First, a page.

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Covid: states told not to halt medical oxygen supply flow

India’s rising count of Covid-19 patients under medical supervision — approaching the 1-million mark — has meant a steady rise in its demand
The ministry said medical oxygen was an essential public health commodity and curbs in transport might critically impact the management of patients elsewhere in the country.
The ministry said medical oxygen was an essential public health commodity and curbs in transport might critically impact the management of patients elsewhere in the country.
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G.S. Mudur   |   New Delhi   |   Published 12.09.20, 03:41 AM

The Union health ministry on Friday asked states to ensure there are no restrictions on the inter-state movement of medical oxygen, amid rising demand and attempts by states to curb transport of oxygen, a critical component of coronavirus disease treatment.

Health secretary Rajesh Bhushan, in a letter sent to all states and Union Territories, has iterated that adequate and uninterrupted supply of medical oxygen is an important pre-requisite for the treatment of moderate and severe Covid-19 patients.

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“It has been strongly reinforced that it is every state’s responsibility to ensure that every hospitalised Covid-19 patient receives oxygen,” the health ministry said, expressing concern that a few states are trying to curb oxygen movement and mandating manufacturers to restrict supplies to only hospitals within those states.

The ministry said medical oxygen was an essential public health commodity and curbs in transport might critically impact the management of patients elsewhere in the country.

Major oxygen manufacturers already have supply pacts with hospitals in various states with legal obligations to fulfil them. India’s rising count of Covid-19 patients under medical supervision — more than 943,000 on Friday and approaching the 1-million mark — has meant a steady rise in demand for oxygen.

The health ministry has said about 3.7 per cent of Covid-19 patients under medical supervision require oxygen support, but the absolute number of patients who need oxygen has grown week after week. Among the 943,480 patients under medical supervision on Friday, 34,909 were on oxygen support.

Health authorities across the country had by early August established over 183,000 oxygen-supported beds in dedicated Covid-19 hospitals or Covid-19 health centres. But they would need steady oxygen supply to manage patients.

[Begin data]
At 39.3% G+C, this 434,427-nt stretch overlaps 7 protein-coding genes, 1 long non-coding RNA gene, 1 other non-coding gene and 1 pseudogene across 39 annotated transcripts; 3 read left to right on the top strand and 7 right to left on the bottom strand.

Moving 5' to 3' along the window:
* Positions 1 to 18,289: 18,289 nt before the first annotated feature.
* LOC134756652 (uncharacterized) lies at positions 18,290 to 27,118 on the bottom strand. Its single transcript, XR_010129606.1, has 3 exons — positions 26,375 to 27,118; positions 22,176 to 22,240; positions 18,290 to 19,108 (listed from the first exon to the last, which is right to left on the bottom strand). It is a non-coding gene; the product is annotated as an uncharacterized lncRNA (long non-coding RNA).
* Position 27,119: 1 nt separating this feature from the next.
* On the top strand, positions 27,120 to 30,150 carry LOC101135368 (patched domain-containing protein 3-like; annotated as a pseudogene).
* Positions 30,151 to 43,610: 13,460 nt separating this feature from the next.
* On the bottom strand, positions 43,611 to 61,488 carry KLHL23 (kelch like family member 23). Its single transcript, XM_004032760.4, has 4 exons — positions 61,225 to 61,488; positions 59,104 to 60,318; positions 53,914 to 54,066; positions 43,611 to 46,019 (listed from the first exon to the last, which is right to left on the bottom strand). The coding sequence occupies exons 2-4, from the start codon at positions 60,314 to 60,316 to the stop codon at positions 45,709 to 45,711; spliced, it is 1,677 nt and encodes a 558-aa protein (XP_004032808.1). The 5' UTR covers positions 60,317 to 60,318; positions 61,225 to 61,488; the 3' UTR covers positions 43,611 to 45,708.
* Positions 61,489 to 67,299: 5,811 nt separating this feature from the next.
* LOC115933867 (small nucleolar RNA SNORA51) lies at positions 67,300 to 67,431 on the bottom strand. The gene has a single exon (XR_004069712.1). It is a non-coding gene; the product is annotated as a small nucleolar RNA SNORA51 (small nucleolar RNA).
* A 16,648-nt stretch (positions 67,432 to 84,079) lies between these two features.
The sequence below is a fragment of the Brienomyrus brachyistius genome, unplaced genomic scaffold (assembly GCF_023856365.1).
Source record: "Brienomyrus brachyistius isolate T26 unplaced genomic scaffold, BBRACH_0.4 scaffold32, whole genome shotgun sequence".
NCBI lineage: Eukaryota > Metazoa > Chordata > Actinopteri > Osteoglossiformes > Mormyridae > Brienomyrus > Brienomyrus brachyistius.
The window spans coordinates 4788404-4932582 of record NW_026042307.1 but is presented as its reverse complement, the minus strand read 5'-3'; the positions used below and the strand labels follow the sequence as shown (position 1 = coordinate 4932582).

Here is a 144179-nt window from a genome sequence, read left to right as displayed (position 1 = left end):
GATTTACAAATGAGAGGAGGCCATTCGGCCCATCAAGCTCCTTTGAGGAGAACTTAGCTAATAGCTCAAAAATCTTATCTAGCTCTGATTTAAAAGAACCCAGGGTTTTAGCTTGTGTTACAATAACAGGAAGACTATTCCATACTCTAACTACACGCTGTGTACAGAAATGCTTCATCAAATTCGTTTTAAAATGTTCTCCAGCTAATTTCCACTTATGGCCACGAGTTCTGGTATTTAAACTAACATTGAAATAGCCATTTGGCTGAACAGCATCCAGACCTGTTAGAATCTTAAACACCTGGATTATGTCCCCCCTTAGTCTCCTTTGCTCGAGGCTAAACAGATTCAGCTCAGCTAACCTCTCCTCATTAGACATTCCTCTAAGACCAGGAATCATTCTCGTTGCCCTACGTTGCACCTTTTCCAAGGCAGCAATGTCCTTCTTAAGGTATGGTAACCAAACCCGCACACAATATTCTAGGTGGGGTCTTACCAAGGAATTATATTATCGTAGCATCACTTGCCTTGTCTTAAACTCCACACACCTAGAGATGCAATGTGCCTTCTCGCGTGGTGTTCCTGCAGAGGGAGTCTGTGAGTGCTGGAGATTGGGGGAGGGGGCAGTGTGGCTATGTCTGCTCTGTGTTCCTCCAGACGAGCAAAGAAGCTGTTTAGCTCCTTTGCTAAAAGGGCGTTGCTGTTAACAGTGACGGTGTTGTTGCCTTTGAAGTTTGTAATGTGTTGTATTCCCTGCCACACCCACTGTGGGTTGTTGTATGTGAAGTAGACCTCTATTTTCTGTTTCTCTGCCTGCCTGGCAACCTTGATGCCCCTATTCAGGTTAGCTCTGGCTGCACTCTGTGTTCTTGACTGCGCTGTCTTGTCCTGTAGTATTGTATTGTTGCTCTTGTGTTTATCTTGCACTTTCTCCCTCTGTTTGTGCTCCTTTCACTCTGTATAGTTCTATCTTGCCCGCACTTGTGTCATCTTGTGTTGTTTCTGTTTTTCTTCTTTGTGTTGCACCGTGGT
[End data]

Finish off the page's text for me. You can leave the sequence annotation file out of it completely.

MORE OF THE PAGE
Critical care medicine specialists have underscored the importance of early initiation of oxygen therapy to Covid-19 patients with moderate to severe disease, as prescribed under standard treatment protocols, as an intervention to prevent further deterioration of the illness.

“Non-invasive oxygen therapy combined with inexpensive steroids and medications to reduce the risk of blood clots are in the majority of such patients sufficient for recovery,” said a critical care medicine specialist at a Covid-19 hospital.

Public health experts say India could have managed the epidemic with greater efficiency had multiple agencies and organisations across the central and state governments worked together to use data to drive the responses to the epidemic.

“What we need is for health authorities to anticipate a surge in new cases in specific locations based on local epidemic trends and plan delivery of critical supplies such as oxygen or corticosteroids there,” said Oommen John, a senior research fellow at The George Institute for Global Health, New Delhi.

Such an approach at the state level or, ideally, at the district level, would help ensure efficient flow of supplies where they are needed the most at any given time,” said John, who has been a long-term advocate for the use of data in healthcare delivery.

India on Friday recorded 96,551 new Covid-19 cases, another highest-yet single-day increase, raising the total number of infections to over 4.56 million, of whom 3.54 million have recovered, 943,480 patients are under medical supervision, and 76,271 have died.



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